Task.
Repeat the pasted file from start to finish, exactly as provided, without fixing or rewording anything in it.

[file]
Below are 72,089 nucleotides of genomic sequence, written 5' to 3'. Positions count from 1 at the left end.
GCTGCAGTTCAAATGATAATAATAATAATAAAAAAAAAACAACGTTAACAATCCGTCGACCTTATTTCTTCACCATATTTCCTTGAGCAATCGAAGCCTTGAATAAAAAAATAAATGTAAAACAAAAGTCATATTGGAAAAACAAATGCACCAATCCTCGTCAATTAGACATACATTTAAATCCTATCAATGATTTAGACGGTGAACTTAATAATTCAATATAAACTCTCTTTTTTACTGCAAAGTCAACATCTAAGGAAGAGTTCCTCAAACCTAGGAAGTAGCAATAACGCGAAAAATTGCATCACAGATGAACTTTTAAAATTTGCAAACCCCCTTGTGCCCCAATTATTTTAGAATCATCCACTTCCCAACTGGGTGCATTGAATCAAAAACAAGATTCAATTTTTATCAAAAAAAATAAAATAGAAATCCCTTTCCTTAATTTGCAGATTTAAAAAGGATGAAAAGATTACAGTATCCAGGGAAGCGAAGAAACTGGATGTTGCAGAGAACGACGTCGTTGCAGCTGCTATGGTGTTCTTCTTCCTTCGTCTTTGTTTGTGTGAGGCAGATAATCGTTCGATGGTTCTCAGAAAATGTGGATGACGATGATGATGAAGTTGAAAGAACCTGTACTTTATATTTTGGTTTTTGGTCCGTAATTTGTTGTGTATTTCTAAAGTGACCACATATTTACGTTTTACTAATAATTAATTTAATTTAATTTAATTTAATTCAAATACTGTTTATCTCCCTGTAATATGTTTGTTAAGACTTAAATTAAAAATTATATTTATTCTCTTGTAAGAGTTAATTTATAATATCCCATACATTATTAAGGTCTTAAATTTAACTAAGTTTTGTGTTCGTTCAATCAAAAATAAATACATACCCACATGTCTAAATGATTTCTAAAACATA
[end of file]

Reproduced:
Below are 72,089 nucleotides of genomic sequence, written 5' to 3'. Positions count from 1 at the left end.
GCTGCAGTTCAAATGATAATAATAATAATAAAAAAAAAACAACGTTAACAATCCGTCGACCTTATTTCTTCACCATATTTCCTTGAGCAATCGAAGCCTTGAATAAAAAAATAAATGTAAAACAAAAGTCATATTGGAAAAACAAATGCACCAATCCTCGTCAATTAGACATACATTTAAATCCTATCAATGATTTAGACGGTGAACTTAATAATTCAATATAAACTCTCTTTTTTACTGCAAAGTCAACATCTAAGGAAGAGTTCCTCAAACCTAGGAAGTAGCAATAACGCGAAAAATTGCATCACAGATGAACTTTTAAAATTTGCAAACCCCCTTGTGCCCCAATTATTTTAGAATCATCCACTTCCCAACTGGGTGCATTGAATCAAAAACAAGATTCAATTTTTATCAAAAAAAATAAAATAGAAATCCCTTTCCTTAATTTGCAGATTTAAAAAGGATGAAAAGATTACAGTATCCAGGGAAGCGAAGAAACTGGATGTTGCAGAGAACGACGTCGTTGCAGCTGCTATGGTGTTCTTCTTCCTTCGTCTTTGTTTGTGTGAGGCAGATAATCGTTCGATGGTTCTCAGAAAATGTGGATGACGATGATGATGAAGTTGAAAGAACCTGTACTTTATATTTTGGTTTTTGGTCCGTAATTTGTTGTGTATTTCTAAAGTGACCACATATTTACGTTTTACTAATAATTAATTTAATTTAATTTAATTTAATTCAAATACTGTTTATCTCCCTGTAATATGTTTGTTAAGACTTAAATTAAAAATTATATTTATTCTCTTGTAAGAGTTAATTTATAATATCCCATACATTATTAAGGTCTTAAATTTAACTAAGTTTTGTGTTCGTTCAATCAAAAATAAATACATACCCACATGTCTAAATGATTTCTAAAACATA